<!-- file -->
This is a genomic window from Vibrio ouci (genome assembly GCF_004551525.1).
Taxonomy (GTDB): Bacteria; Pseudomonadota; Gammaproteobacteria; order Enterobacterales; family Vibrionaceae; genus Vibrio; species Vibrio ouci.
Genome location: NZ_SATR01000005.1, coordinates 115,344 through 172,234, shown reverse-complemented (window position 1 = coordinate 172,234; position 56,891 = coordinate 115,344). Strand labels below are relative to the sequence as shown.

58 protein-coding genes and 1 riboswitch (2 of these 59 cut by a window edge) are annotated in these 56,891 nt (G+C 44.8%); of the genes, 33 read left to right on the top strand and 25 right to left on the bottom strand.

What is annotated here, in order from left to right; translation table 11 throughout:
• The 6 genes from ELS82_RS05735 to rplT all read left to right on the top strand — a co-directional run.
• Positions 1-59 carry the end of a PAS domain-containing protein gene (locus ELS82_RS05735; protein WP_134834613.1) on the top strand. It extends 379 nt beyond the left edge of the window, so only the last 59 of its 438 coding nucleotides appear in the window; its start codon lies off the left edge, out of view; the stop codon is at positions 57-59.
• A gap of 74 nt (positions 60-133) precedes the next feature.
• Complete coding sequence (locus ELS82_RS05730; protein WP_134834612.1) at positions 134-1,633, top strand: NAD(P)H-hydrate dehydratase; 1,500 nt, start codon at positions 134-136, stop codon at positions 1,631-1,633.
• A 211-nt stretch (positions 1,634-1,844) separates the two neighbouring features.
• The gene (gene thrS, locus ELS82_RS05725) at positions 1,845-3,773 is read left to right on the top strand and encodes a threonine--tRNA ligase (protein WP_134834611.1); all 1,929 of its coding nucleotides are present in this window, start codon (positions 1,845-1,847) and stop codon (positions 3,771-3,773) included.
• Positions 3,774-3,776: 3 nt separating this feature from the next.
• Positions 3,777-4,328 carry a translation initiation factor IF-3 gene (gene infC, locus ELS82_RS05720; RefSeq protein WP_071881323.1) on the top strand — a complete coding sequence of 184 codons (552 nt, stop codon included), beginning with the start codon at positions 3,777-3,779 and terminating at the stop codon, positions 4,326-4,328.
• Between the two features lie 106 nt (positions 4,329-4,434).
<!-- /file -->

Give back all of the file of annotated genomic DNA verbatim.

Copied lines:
This is a genomic window from Vibrio ouci (genome assembly GCF_004551525.1).
Taxonomy (GTDB): Bacteria; Pseudomonadota; Gammaproteobacteria; order Enterobacterales; family Vibrionaceae; genus Vibrio; species Vibrio ouci.
Genome location: NZ_SATR01000005.1, coordinates 115,344 through 172,234, shown reverse-complemented (window position 1 = coordinate 172,234; position 56,891 = coordinate 115,344). Strand labels below are relative to the sequence as shown.

58 protein-coding genes and 1 riboswitch (2 of these 59 cut by a window edge) are annotated in these 56,891 nt (G+C 44.8%); of the genes, 33 read left to right on the top strand and 25 right to left on the bottom strand.

What is annotated here, in order from left to right; translation table 11 throughout:
• The 6 genes from ELS82_RS05735 to rplT all read left to right on the top strand — a co-directional run.
• Positions 1-59 carry the end of a PAS domain-containing protein gene (locus ELS82_RS05735; protein WP_134834613.1) on the top strand. It extends 379 nt beyond the left edge of the window, so only the last 59 of its 438 coding nucleotides appear in the window; its start codon lies off the left edge, out of view; the stop codon is at positions 57-59.
• A gap of 74 nt (positions 60-133) precedes the next feature.
• Complete coding sequence (locus ELS82_RS05730; protein WP_134834612.1) at positions 134-1,633, top strand: NAD(P)H-hydrate dehydratase; 1,500 nt, start codon at positions 134-136, stop codon at positions 1,631-1,633.
• A 211-nt stretch (positions 1,634-1,844) separates the two neighbouring features.
• The gene (gene thrS, locus ELS82_RS05725) at positions 1,845-3,773 is read left to right on the top strand and encodes a threonine--tRNA ligase (protein WP_134834611.1); all 1,929 of its coding nucleotides are present in this window, start codon (positions 1,845-1,847) and stop codon (positions 3,771-3,773) included.
• Positions 3,774-3,776: 3 nt separating this feature from the next.
• Positions 3,777-4,328 carry a translation initiation factor IF-3 gene (gene infC, locus ELS82_RS05720; RefSeq protein WP_071881323.1) on the top strand — a complete coding sequence of 184 codons (552 nt, stop codon included), beginning with the start codon at positions 3,777-3,779 and terminating at the stop codon, positions 4,326-4,328.
• Between the two features lie 106 nt (positions 4,329-4,434).